The Chinese city of Wuhan — where the global pandemic was first detected and the first city to be locked down — went a fourth consecutive day on Sunday without reporting any new or suspected cases. Wuhan must go 14 straight days without a new case for draconian travel restrictions to be lifted, but a special train brought in more than 1,000 car factory employees for the first time since the outbreak.

Parks and other public gathering places were reopening in China as people returned to work and businesses resumed operation. The country, however, has placed increasing restrictions on those coming from overseas.

All arrivals to Beijing from abroad must be quarantine themselves for two weeks in a hotel at their own expense. And beginning Monday, flights into the capital will be diverted to airports in other cities, where passengers will have to pass a health inspection.

China’s first recent case of community infection was reported Sunday in the southern province of Guangzhou, reportedly caught from a Turkish arrival.

Borders kept closing and airlines kept slashing flights. The long-haul airline Emirates — a major East-West carrier — said it was suspending all passenger flights beginning Wednesday over the outbreak.

After recording its first two deaths, Singapore said it would fully shut its borders beginning Tuesday. All short-term visitors will be barred, and returning locals will face a 14-day quarantine. Sri Lanka blocked all passenger flights and ships from entering.

Australia became the latest country to close all bars, clubs, cinemas, casinos, sporting and religious venues, while restaurants and cafes were restricted to takeout service only. Schools remained open.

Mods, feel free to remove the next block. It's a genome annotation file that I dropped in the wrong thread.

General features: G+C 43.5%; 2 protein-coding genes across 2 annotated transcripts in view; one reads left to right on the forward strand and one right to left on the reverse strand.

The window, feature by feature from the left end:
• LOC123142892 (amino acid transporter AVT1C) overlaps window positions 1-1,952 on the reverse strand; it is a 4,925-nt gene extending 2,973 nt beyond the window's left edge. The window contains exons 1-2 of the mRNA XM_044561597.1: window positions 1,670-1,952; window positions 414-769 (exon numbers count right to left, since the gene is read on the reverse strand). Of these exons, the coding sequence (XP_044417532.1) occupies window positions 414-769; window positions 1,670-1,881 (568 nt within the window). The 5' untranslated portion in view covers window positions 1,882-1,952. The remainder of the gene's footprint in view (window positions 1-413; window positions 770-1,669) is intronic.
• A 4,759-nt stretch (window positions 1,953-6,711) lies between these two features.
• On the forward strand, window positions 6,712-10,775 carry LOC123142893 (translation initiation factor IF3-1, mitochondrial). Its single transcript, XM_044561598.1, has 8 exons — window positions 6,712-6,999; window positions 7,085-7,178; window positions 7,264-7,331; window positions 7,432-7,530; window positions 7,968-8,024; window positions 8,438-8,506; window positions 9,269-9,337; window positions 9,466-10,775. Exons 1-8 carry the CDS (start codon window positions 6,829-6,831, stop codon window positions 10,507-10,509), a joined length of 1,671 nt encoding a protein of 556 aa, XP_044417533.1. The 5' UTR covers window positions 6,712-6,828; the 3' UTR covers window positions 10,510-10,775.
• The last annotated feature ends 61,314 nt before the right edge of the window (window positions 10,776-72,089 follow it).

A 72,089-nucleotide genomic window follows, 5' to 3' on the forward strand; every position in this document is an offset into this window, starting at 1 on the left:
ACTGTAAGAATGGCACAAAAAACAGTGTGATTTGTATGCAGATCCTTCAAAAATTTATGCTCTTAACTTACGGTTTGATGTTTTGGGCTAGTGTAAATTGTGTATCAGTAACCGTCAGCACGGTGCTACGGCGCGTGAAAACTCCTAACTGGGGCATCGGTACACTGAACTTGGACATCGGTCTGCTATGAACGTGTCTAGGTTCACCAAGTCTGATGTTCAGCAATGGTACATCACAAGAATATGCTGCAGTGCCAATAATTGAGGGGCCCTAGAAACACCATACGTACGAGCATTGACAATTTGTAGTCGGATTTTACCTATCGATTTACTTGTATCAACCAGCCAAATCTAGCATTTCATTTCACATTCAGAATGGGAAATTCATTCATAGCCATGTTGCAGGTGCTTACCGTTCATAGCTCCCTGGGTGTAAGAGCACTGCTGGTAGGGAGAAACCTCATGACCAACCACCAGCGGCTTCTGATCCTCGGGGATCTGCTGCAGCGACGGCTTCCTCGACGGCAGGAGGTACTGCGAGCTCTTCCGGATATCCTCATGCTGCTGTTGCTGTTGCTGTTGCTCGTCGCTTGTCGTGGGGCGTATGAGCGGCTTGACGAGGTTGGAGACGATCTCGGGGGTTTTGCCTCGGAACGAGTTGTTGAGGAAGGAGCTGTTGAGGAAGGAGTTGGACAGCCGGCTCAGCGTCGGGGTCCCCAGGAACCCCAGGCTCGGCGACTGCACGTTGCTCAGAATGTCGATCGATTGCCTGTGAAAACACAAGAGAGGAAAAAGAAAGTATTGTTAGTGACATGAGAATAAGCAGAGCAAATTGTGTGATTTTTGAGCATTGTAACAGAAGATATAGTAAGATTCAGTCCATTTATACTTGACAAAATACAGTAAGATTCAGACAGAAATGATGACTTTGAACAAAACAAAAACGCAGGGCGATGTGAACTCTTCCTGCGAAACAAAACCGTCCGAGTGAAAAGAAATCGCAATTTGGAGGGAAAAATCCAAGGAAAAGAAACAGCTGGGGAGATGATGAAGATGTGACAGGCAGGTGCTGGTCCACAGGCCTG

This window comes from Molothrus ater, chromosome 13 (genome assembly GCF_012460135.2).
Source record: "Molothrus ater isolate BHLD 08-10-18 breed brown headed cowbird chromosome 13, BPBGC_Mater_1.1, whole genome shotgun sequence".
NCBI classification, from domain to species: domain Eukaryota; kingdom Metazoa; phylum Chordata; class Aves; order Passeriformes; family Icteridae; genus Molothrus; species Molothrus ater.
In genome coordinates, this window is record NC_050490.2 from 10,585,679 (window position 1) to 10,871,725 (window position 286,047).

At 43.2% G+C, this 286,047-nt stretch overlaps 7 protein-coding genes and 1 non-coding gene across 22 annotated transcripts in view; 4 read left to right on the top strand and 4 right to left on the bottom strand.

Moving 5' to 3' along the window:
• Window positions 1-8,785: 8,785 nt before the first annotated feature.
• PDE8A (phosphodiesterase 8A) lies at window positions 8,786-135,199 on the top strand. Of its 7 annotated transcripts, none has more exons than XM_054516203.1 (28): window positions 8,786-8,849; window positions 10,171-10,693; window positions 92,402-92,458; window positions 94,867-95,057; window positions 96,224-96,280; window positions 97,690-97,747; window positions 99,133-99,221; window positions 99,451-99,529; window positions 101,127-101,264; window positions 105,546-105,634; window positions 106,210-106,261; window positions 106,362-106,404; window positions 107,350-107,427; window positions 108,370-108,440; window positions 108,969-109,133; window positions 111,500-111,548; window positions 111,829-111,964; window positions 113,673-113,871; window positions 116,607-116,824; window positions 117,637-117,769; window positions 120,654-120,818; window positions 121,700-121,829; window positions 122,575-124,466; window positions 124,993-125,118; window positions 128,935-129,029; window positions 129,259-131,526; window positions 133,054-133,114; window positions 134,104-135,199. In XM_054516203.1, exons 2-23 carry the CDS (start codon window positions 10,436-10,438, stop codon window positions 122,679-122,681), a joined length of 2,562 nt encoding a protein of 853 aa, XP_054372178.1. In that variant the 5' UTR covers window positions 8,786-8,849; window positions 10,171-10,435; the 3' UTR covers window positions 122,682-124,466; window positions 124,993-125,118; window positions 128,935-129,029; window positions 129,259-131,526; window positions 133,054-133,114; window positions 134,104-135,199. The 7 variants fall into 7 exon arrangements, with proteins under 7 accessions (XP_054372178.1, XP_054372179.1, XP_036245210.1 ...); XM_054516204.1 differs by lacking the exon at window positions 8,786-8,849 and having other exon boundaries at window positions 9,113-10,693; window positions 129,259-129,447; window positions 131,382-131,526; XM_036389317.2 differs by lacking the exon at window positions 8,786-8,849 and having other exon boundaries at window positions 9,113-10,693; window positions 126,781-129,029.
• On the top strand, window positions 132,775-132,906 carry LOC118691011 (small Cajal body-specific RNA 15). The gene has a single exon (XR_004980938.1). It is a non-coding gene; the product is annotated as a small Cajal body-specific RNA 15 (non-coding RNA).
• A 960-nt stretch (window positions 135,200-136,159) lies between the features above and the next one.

Prime Minister Scott Morrison said the rules were implemented because people disregarded social distancing requirements and would be in place for at least six months.

In Spain, Europe’s hardest-hit country after Italy, intensive care units in some areas were close to their limits even before Sunday’s new tally of 28,572 infections and 1,720 deaths. Prime Minister Pedro Sánchez said he wanted to extend the national state of emergency that included strict measures to combat the coronavirus, meaning the countrywide lockdown will last at least one month.

Fernando Simón, director of Spain’s center for health alerts and emergencies, said that over 3,400 health workers had been infected, more than 10% of the total. “This is a statistic that concerns us,” he said.

Dr. German Peces-Barba, a lung specialist at Fundación Jiménez Díaz hospital in Madrid, said he expected the situation to get worse.

“We can’t just repeat the slogans that we will get through this together,” Peces-Barba said. “But from inside the hospital, the situation is such that if it lasts much longer, we won’t be able to resist.”